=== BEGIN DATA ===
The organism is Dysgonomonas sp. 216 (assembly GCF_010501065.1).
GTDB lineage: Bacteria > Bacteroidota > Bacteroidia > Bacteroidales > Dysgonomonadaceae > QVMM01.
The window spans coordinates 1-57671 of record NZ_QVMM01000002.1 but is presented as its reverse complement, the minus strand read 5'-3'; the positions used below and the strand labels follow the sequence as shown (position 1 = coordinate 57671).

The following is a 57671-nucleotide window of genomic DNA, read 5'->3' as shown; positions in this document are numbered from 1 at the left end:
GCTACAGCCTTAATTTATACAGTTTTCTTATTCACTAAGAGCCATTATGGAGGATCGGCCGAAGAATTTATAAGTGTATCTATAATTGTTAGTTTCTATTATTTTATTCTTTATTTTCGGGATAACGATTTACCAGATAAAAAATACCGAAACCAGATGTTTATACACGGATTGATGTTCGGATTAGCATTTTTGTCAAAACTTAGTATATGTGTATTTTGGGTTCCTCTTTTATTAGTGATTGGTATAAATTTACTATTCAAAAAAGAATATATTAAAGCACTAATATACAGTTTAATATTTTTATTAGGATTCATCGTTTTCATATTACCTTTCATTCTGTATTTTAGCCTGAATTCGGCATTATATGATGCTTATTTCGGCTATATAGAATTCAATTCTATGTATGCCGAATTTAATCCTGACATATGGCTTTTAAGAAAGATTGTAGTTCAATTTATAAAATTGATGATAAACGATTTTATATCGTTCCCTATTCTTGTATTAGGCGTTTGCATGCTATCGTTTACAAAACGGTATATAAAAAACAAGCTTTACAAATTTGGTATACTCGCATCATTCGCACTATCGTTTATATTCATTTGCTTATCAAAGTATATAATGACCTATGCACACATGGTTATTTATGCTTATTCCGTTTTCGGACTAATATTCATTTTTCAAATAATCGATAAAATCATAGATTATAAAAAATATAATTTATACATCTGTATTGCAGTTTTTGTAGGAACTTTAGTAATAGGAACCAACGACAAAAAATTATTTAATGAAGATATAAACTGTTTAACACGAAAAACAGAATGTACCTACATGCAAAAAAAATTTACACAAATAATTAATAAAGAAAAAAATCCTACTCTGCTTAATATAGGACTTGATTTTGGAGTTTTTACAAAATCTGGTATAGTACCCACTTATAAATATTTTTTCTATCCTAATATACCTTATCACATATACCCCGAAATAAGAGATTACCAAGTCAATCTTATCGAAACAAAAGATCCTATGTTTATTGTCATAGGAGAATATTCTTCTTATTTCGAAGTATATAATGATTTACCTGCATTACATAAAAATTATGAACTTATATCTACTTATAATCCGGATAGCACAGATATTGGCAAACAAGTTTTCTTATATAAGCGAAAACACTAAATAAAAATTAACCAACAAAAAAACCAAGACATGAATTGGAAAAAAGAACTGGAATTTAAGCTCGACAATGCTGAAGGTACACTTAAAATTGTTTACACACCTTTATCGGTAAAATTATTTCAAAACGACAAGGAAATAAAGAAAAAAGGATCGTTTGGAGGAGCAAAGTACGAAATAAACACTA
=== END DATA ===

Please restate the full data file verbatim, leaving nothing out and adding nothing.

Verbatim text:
The organism is Dysgonomonas sp. 216 (assembly GCF_010501065.1).
GTDB lineage: Bacteria > Bacteroidota > Bacteroidia > Bacteroidales > Dysgonomonadaceae > QVMM01.
The window spans coordinates 1-57671 of record NZ_QVMM01000002.1 but is presented as its reverse complement, the minus strand read 5'-3'; the positions used below and the strand labels follow the sequence as shown (position 1 = coordinate 57671).

The following is a 57671-nucleotide window of genomic DNA, read 5'->3' as shown; positions in this document are numbered from 1 at the left end:
GCTACAGCCTTAATTTATACAGTTTTCTTATTCACTAAGAGCCATTATGGAGGATCGGCCGAAGAATTTATAAGTGTATCTATAATTGTTAGTTTCTATTATTTTATTCTTTATTTTCGGGATAACGATTTACCAGATAAAAAATACCGAAACCAGATGTTTATACACGGATTGATGTTCGGATTAGCATTTTTGTCAAAACTTAGTATATGTGTATTTTGGGTTCCTCTTTTATTAGTGATTGGTATAAATTTACTATTCAAAAAAGAATATATTAAAGCACTAATATACAGTTTAATATTTTTATTAGGATTCATCGTTTTCATATTACCTTTCATTCTGTATTTTAGCCTGAATTCGGCATTATATGATGCTTATTTCGGCTATATAGAATTCAATTCTATGTATGCCGAATTTAATCCTGACATATGGCTTTTAAGAAAGATTGTAGTTCAATTTATAAAATTGATGATAAACGATTTTATATCGTTCCCTATTCTTGTATTAGGCGTTTGCATGCTATCGTTTACAAAACGGTATATAAAAAACAAGCTTTACAAATTTGGTATACTCGCATCATTCGCACTATCGTTTATATTCATTTGCTTATCAAAGTATATAATGACCTATGCACACATGGTTATTTATGCTTATTCCGTTTTCGGACTAATATTCATTTTTCAAATAATCGATAAAATCATAGATTATAAAAAATATAATTTATACATCTGTATTGCAGTTTTTGTAGGAACTTTAGTAATAGGAACCAACGACAAAAAATTATTTAATGAAGATATAAACTGTTTAACACGAAAAACAGAATGTACCTACATGCAAAAAAAATTTACACAAATAATTAATAAAGAAAAAAATCCTACTCTGCTTAATATAGGACTTGATTTTGGAGTTTTTACAAAATCTGGTATAGTACCCACTTATAAATATTTTTTCTATCCTAATATACCTTATCACATATACCCCGAAATAAGAGATTACCAAGTCAATCTTATCGAAACAAAAGATCCTATGTTTATTGTCATAGGAGAATATTCTTCTTATTTCGAAGTATATAATGATTTACCTGCATTACATAAAAATTATGAACTTATATCTACTTATAATCCGGATAGCACAGATATTGGCAAACAAGTTTTCTTATATAAGCGAAAACACTAAATAAAAATTAACCAACAAAAAAACCAAGACATGAATTGGAAAAAAGAACTGGAATTTAAGCTCGACAATGCTGAAGGTACACTTAAAATTGTTTACACACCTTTATCGGTAAAATTATTTCAAAACGACAAGGAAATAAAGAAAAAAGGATCGTTTGGAGGAGCAAAGTACGAAATAAACACTA